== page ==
UPDATE: i have achieved fizziness. the plastic bottle expanded and was hard as a rock. i bunged it in to fridge #2 and in a few hours opened it up – fizzy, slightly boozy, delicious. i would like to know what the alcohol content is. the process seems wildly complex. investigating.
the ginger beer smells and tastes fantastic but it is not fizzy whatsoever. i am a bit confused about open fermentation vs closed fermentation. for some reason i thought that the ginger brew in the open crock would get all fizzy and boozy but no. what i am coming to understand is that to achieve CO2 and alcohol you need a closed vessel along with the sugar and wild yeast. this is called in beer-making circles “bottle refermentation” or “bottle conditioning.”
i’ve decanted a portion of the brew into a 3 liter plastic bottle (the contents of which had been generic tonic water – i know – THE HORROR – poured it down the sink – how did it even get into the house??? whatever.) and have closed it tightly and stashed it in a dark corner. the plastic bottle technique seems much safer at this stage than the bail-top glass bottles i bought last week. who knew that this soda-making was so dangerous with the fizzing and the exploding in one’s face and whatnot. i also topped up the original brew with more ginger bug, a bit of fresh water (it was overly sweet, i have adjusted the amount of sugar in the recipe below) more lime, more black pepper and cardamom, some chunks of ginger and…. a dried habanero pepper from last years crop.
with this foray into beverage-making, frank and i have been discussing the idea of habanero soda. it will be the next project once i get more ginger bug going. i have to admit i have been considering boughten yeast. cheating, i know. i guess the ginger bug just needs to be stronger… yeastier.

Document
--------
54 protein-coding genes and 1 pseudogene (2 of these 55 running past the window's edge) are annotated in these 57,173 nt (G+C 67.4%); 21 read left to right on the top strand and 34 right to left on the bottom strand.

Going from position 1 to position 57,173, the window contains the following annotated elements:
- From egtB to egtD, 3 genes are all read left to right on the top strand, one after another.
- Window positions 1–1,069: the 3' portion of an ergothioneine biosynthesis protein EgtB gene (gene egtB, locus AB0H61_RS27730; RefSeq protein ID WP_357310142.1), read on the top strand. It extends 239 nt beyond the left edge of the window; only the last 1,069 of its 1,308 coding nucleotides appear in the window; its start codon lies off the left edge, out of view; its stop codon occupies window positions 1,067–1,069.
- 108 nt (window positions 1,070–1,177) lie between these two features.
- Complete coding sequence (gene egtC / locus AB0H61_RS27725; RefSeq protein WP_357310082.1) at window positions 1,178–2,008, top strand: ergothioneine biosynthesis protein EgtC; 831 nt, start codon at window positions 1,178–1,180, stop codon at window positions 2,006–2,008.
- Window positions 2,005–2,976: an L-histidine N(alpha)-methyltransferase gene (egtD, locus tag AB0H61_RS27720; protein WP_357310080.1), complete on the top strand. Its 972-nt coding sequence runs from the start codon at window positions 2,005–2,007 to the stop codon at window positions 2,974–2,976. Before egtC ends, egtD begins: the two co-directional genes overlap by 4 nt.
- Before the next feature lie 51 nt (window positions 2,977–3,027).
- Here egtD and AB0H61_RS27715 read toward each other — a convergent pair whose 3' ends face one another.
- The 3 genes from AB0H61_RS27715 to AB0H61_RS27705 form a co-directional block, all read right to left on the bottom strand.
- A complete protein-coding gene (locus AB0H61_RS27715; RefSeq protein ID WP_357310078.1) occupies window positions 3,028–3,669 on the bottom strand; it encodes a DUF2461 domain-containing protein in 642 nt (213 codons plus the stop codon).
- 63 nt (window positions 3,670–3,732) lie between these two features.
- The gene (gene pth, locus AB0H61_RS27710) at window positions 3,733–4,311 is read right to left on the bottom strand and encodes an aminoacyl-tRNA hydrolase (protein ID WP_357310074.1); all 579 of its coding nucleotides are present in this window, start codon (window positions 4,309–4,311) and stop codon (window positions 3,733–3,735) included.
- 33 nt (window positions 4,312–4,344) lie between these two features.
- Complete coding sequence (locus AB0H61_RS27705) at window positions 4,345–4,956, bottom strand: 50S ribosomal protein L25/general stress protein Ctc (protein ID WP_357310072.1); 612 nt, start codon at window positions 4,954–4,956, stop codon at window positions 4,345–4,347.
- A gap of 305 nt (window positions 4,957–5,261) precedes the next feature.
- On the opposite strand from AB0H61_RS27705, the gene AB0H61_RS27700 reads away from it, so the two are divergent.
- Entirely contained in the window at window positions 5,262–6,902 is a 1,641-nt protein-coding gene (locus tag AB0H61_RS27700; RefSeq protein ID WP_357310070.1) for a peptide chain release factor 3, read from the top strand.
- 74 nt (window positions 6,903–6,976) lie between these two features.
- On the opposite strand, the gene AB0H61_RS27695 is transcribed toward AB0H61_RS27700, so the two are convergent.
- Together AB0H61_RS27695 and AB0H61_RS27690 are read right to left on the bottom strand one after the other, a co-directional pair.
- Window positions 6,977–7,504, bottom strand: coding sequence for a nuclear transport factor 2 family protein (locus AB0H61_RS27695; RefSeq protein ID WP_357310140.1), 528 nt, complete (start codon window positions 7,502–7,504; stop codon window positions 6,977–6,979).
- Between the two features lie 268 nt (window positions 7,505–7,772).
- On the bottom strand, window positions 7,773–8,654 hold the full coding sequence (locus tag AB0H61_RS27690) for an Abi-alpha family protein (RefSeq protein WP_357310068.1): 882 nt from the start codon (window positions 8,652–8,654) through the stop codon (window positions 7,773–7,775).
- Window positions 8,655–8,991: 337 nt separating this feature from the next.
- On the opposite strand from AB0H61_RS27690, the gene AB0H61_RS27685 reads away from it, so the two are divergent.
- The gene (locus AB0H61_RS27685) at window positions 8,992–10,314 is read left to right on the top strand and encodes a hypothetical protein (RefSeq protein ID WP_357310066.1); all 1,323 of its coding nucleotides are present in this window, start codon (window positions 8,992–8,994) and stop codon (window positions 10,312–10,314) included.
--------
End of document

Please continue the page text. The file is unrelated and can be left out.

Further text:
i’m thinking of calling the ginger beer “yardgirl” as an homage to my jamaican roots (mon.) the derivation of yardie is all very sociological but in essence it refers to the housing projects in the kingston ghetto of trenchtown where people had nothing better to do than hang out in the courtyard. chav with more flavor. “yardwife” was also considered and discarded. seemed too much like “fishwife.” i picture a label sporting a big-bottomed girl in poom poom shorts: a bit r. crumb, a bit russ meyer, a bit bettie page as a dancehall queen. frank’s tattoo artist friend is contemplating drawing it for me.
i’ve also thought up a name for frank’s yet to be created beer: “silverlake peckerwood ale.” i nearly fell over laughing. oh come on, have a sense of humor. if i can be a jamaican yardie in poom poom shorts, frank can be a peckerwood.* this is actually how we plan to dress for our wedding.
* frank can trace his cracker lineage from the 17th century. “As early as the 1760s, this term was in use by the upper class planters in the British North American colonies to refer to Scots-Irish and English settlers in the south, most of whom were descendants of English bond servants. A letter to the Earl of Dartmouth reads: “I should explain to your Lordship what is meant by Crackers; a name they have got from being great boasters; they are a lawless set of rascalls on the frontiers of Virginia, Maryland, the Carolinas, and Georgia, who often change their places of abode.” – wikipedia (which is always right.)